It also has a dark side in that threat actors can abuse it to increase the reach of malware through specific ad campaigns and by targeting specific audiences, the researchers observed. In fact, this activity is on the rise and also has been used to spread other malware, including popular MaaS stealers such as Rhadamanthys and macOS stealers like Atomic Stealer (AMOS), they said.

Regarding the DarkGate phishing campaign, if a user clicks on the PDF lure in the malicious email, it triggers an open redirect from the doubleclick[.]net domain, diverting the user to a compromised Web server that exploits CVE-2024-21412 by redirecting to another Internet shortcut file. This eventually leads to a multistage execution of the DarkGate malware, which in this case is version 6.1.7 and includes some enhancements over previous versions seen in the wild, the researchers said.

"The main changes … include XOR encryption for configuration, the addition of new config values, a rearrangement of config orders to overcome the version 5 automation config extractor, and updates to command-and-control (C&C) command values," they wrote in the post.

Patch and Defend

Administrators of Windows systems can avoid compromise by the DarkGate CVE-2024-21412 exploitation campaign by patching their systems with the fix Microsoft has provided. Aside from this, there are other steps that organizations can take to defend their technology environments.

One is employee training and instruction, especially when it comes to installing unknown software on their machines, the researchers noted. "It is essential to remain vigilant and to instruct users not to trust any software installer that they receive outside of official channels," they wrote.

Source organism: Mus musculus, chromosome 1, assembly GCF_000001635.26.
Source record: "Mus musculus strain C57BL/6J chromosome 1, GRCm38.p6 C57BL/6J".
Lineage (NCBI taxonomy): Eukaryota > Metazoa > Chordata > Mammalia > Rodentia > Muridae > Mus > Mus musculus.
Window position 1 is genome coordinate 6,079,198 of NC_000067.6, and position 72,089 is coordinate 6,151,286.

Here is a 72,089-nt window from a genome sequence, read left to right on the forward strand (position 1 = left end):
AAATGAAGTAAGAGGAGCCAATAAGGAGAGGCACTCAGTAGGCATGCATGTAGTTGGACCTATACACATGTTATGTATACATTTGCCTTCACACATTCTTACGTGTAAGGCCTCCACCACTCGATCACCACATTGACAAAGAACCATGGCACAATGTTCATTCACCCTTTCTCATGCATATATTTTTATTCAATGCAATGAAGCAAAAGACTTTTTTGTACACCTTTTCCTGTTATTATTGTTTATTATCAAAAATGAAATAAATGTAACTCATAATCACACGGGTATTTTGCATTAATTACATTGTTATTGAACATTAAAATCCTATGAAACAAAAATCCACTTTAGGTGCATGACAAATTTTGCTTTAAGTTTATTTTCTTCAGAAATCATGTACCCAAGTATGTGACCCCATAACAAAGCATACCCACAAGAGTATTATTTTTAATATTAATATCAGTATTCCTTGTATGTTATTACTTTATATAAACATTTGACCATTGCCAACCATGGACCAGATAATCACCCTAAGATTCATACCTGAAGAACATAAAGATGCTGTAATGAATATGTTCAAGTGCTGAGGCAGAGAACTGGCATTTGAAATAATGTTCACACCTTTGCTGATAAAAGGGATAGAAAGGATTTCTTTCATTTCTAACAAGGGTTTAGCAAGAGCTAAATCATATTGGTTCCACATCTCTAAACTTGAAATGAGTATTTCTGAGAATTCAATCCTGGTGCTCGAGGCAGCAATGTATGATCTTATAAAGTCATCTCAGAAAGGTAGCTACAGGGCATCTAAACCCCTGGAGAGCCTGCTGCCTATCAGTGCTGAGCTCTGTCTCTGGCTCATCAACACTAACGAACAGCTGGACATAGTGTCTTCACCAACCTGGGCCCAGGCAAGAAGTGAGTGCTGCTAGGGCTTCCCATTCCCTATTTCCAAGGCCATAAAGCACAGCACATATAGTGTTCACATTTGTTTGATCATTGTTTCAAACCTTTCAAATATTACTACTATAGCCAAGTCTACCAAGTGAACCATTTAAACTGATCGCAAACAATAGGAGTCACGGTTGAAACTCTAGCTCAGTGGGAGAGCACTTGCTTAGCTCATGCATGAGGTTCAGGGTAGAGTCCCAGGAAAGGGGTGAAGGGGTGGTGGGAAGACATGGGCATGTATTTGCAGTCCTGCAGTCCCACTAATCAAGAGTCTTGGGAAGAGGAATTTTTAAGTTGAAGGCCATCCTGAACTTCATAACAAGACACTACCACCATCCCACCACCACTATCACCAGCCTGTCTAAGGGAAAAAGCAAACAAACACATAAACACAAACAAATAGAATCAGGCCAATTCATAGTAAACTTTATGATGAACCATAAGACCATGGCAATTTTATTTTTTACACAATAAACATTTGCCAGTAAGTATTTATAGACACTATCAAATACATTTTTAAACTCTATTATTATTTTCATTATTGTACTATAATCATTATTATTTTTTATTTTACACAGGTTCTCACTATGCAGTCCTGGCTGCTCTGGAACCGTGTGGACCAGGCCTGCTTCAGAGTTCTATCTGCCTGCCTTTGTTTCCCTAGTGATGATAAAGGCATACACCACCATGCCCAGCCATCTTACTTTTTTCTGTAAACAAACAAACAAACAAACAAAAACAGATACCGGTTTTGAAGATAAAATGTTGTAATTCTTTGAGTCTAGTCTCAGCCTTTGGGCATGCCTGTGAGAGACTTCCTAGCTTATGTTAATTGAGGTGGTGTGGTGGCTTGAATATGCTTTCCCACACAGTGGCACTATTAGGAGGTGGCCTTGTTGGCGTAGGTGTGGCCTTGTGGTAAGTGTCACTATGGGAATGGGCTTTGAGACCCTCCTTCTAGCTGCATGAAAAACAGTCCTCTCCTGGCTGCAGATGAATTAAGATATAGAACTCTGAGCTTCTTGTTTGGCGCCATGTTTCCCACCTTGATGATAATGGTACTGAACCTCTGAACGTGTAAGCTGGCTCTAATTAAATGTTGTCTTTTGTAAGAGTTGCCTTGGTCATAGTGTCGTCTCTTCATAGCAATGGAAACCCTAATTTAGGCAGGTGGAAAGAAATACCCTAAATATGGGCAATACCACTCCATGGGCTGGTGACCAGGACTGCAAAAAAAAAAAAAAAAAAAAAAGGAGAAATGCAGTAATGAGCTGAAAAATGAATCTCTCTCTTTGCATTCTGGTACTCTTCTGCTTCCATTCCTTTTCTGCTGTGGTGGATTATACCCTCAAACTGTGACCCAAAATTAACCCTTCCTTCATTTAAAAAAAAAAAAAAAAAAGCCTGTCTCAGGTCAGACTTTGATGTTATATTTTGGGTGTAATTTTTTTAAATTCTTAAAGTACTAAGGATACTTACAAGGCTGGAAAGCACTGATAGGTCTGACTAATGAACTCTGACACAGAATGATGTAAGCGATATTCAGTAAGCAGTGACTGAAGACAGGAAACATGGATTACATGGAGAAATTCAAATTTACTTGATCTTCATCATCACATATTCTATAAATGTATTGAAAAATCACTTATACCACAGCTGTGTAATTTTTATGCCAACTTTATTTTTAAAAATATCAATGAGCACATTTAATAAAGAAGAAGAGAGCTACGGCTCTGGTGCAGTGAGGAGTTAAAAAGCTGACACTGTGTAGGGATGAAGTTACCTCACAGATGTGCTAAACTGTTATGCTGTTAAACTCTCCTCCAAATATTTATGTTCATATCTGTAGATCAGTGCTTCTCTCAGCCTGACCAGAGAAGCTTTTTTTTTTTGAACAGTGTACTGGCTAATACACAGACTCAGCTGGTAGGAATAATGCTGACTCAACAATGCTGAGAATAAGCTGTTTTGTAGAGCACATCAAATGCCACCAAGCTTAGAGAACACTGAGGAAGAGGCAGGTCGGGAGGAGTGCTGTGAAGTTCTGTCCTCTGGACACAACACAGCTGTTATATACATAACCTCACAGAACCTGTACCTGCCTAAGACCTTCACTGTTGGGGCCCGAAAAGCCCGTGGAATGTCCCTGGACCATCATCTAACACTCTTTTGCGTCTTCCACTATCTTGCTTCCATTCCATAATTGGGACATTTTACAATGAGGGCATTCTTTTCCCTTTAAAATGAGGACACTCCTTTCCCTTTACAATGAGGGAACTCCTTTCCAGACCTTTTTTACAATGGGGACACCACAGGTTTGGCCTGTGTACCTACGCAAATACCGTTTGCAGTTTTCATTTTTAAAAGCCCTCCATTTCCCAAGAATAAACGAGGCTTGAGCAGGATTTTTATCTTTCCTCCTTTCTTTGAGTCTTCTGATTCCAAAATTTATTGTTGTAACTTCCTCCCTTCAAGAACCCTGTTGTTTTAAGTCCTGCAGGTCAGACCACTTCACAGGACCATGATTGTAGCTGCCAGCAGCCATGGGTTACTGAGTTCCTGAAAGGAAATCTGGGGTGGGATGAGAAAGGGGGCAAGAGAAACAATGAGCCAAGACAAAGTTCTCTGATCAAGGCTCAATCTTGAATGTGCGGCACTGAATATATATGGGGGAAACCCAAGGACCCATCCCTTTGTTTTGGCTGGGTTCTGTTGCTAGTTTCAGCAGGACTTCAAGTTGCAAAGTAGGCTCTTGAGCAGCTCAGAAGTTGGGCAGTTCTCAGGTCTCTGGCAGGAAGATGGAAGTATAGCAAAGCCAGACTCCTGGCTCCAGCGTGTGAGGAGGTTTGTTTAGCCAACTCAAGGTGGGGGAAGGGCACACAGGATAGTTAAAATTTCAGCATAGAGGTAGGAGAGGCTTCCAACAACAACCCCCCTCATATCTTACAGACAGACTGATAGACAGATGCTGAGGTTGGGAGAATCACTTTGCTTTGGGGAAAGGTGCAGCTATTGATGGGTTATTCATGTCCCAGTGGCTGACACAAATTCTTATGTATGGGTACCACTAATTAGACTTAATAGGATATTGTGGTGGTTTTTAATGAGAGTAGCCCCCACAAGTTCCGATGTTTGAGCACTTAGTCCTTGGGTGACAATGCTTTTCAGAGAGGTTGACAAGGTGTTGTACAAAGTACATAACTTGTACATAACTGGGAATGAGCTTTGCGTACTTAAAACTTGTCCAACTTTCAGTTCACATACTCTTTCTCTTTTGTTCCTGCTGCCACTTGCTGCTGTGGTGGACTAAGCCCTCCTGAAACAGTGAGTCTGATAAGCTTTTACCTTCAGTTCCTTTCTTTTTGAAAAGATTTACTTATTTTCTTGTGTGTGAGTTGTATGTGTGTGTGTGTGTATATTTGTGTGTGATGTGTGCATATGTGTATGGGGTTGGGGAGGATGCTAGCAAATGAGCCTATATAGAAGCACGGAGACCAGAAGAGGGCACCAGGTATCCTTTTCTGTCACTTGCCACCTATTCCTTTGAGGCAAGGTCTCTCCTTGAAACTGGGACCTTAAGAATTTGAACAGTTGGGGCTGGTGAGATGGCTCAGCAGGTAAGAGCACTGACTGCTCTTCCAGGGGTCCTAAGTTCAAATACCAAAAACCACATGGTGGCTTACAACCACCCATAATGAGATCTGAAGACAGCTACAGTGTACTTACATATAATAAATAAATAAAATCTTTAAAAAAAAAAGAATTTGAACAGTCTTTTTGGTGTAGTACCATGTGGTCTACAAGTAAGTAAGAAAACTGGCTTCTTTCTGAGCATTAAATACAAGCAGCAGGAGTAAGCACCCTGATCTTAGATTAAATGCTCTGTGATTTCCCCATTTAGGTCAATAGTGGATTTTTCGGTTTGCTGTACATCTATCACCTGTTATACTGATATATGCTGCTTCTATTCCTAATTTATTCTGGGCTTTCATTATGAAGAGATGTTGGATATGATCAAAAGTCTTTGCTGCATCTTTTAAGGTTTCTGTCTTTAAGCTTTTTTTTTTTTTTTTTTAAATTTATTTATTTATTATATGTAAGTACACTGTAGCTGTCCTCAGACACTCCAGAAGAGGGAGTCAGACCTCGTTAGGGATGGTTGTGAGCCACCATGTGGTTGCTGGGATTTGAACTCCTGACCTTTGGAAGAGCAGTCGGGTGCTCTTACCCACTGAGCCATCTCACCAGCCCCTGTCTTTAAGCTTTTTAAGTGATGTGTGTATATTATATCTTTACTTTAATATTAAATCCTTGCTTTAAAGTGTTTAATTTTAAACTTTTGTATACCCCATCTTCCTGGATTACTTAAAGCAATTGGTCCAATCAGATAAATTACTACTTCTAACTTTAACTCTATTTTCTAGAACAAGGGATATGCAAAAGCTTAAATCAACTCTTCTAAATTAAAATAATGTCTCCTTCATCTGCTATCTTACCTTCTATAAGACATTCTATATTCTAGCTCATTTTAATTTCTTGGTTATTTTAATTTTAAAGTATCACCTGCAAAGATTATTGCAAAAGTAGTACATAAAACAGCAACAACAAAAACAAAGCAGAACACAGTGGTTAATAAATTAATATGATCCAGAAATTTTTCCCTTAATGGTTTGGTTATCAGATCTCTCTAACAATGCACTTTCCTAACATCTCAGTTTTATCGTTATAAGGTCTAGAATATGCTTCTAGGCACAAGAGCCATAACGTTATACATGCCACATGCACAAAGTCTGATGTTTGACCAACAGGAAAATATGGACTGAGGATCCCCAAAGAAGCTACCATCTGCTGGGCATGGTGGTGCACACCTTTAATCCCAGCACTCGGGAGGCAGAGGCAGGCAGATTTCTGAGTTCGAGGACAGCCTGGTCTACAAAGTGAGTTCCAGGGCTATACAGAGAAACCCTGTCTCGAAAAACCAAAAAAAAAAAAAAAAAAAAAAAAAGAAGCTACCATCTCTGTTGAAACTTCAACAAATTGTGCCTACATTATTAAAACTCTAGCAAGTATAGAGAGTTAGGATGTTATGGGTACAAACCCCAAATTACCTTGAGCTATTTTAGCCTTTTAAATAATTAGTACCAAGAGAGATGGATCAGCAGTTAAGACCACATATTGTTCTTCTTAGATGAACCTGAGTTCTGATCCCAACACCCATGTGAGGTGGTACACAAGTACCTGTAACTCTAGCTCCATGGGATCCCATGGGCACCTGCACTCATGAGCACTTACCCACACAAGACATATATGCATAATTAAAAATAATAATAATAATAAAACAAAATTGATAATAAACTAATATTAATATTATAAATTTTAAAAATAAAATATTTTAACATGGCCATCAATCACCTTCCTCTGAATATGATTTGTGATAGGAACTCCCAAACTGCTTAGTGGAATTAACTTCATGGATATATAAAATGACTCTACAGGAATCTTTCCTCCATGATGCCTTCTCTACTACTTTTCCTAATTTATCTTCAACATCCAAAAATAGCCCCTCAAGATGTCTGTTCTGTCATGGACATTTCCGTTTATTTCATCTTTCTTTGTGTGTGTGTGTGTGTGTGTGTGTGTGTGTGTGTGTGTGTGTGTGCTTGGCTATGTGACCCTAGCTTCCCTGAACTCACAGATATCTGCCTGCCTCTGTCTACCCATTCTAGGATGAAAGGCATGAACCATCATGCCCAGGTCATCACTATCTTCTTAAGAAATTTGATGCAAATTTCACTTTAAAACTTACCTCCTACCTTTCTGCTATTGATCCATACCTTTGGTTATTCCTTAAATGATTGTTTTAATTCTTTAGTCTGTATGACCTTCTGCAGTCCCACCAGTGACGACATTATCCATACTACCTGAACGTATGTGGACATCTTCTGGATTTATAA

Broader cybersecurity defense includes continuous monitoring and identification of an environment's broader attack surface, including known, unknown, managed, and unmanaged cyber assets. This is key to prioritizing and addressing potential risks, including vulnerabilities, as well as the likelihood and impact of potential attacks, the researchers said.

It is essential to remain vigilant and to instruct users not to trust any software installer that they receive outside of official channels. Businesses and individuals alike must take proactive steps to protect their systems from such threats.

About the Author(s)

Elizabeth Montalbano, Contributing Writer

Elizabeth Montalbano is a freelance writer, journalist, and therapeutic writing mentor with more than 25 years of professional experience. Her areas of expertise include technology, business, and culture. Elizabeth previously lived and worked as a full-time journalist in Phoenix, San Francisco, and New York City; she currently resides in a village on the southwest coast of Portugal. In her free time, she enjoys surfing, hiking with her dogs, traveling, playing music, yoga, and cooking.